Joint Survival Analysis and Clinical Outcome of Total Joint Arthroplasties With the ARPE Implant in the Treatment of Trapeziometacarpal Osteoarthritis With a Minimal Follow-Up of 5 Years.

J Hand Surg Am 2017 Aug 28;42(8):630-638. Epub 2017 Jun 28.

Orthopaedic Departement, AZ Groeninge, Kortrijk, Belgium; KUL-KULAK, Kortrijk, Belgium.

Purpose: The ARPE joint arthroplasty was introduced in 1991 for the treatment of symptomatic trapeziometacarpal (TMC) osteoarthritis. The primary outcome of this prospective study is to report the medium- to long-term joint survival of this prosthesis. Our secondary outcomes are the clinical and functional results.

Methods: A prospective, consecutive case series study was done at our hand unit. Patients included in the study had at least 5 years follow-up after a total joint arthroplasty for osteoarthritis of the TMC joint using the ARPE implant. The Kaplan-Meier method was used to estimate implant survival over time. Clinical and radiological assessment was recorded prospectively: before surgery and at 1 year and 5 years or more after surgery. We compared the means of the Kapandji index (assessing the thumb range of motion and opposition), the grip strength, and the pinch strength before surgery and at the latest follow-up.

Results: We included all 166 prostheses in the survival analysis with a mean follow-up of 80 months. Five prostheses (3%) required revision surgery and 1 implant (0.6%) failed. Therefore, Kaplan-Meier survival probability was 96% with a mean follow-up of 80 months (95% confidence interval, 91-98). A total of 120 arthroplasties from 115 patients were included in the clinical analysis. At 5 years' follow-up, the median Disabilities of the Arm, Shoulder, and Hand (DASH) score was 4.6 (range, 0-86.6). There was a significant improvement of the mean opposition and grip strength of the affected thumb at final follow-up in comparison with the preoperative values. There was also a significant improvement in the mean pinch strength at 1 year and 5 years after surgery compared with preoperative measurements.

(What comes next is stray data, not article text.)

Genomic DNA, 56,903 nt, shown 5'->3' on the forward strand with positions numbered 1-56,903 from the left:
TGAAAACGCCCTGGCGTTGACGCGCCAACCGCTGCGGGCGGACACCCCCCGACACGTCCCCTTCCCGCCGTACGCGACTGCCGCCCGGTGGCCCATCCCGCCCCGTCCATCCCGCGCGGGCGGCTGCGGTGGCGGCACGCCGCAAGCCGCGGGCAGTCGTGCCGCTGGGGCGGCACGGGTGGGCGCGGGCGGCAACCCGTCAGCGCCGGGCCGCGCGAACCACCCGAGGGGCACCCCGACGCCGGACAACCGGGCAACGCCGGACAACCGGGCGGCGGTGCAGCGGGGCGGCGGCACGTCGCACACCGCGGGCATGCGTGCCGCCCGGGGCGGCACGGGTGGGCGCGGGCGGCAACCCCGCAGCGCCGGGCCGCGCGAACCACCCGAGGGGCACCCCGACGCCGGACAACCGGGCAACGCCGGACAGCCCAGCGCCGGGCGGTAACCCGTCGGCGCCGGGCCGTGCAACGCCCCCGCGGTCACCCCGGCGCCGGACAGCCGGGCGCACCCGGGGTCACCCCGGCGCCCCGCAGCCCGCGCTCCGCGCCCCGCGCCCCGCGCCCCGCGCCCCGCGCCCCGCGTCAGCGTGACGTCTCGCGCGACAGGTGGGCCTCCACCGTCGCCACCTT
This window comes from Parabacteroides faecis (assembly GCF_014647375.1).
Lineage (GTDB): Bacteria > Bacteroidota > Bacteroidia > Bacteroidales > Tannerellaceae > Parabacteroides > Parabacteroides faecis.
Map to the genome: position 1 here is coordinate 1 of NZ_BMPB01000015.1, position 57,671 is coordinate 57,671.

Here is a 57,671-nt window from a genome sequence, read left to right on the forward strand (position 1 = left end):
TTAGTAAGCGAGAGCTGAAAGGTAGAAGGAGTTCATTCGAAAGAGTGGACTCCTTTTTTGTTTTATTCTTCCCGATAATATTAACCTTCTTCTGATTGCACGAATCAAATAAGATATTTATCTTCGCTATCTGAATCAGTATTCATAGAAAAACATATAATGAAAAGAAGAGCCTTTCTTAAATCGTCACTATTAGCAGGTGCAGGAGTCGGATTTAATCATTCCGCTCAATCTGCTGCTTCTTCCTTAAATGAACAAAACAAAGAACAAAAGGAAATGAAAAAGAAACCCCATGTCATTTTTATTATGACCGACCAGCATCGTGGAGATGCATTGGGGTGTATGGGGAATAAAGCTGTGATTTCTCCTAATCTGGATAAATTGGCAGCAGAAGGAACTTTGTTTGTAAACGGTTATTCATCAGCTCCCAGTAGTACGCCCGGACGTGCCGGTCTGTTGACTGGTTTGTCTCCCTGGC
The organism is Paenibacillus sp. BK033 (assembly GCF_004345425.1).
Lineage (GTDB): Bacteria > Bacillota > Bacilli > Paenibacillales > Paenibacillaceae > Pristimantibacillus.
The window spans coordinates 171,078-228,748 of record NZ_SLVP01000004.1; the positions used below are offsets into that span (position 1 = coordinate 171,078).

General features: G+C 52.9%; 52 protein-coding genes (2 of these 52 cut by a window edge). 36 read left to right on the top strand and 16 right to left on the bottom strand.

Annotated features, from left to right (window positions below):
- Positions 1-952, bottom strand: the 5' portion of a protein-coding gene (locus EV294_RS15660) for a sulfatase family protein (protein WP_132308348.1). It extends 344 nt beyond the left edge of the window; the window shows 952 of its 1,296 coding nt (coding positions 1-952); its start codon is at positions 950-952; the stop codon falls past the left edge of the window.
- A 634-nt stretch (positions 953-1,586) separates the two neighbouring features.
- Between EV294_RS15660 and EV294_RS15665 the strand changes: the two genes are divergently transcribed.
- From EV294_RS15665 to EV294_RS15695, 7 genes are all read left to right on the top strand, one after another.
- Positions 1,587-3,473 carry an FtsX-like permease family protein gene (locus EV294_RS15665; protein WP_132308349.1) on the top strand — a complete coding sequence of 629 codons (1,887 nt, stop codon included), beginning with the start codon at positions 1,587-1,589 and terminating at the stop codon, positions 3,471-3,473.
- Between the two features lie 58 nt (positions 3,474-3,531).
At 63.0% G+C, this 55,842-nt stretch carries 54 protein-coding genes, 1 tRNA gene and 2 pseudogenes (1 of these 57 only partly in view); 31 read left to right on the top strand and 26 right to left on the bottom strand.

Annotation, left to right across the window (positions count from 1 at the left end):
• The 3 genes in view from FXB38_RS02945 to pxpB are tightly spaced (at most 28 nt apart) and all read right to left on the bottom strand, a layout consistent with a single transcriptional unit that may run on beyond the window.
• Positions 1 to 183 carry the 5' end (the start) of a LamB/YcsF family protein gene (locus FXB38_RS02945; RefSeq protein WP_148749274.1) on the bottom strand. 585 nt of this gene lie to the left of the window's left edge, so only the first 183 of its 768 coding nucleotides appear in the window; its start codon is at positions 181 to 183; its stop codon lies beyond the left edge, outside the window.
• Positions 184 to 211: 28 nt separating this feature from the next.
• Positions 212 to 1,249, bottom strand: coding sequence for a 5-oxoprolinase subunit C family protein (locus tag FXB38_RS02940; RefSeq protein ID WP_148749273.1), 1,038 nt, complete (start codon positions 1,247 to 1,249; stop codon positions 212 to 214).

Conclusions: In our series, the ARPE prosthesis of the thumb TMC joint has proven to be a reliable and effective implant. Mean motion and strength increased whereas pain decreased after surgery and these results remained constant within the follow-up period.

Type Of Study/level Of Evidence: Therapeutic IV.

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http://dx.doi.org/10.1016/j.jhsa.2017.05.007DOI Listing
August 2017
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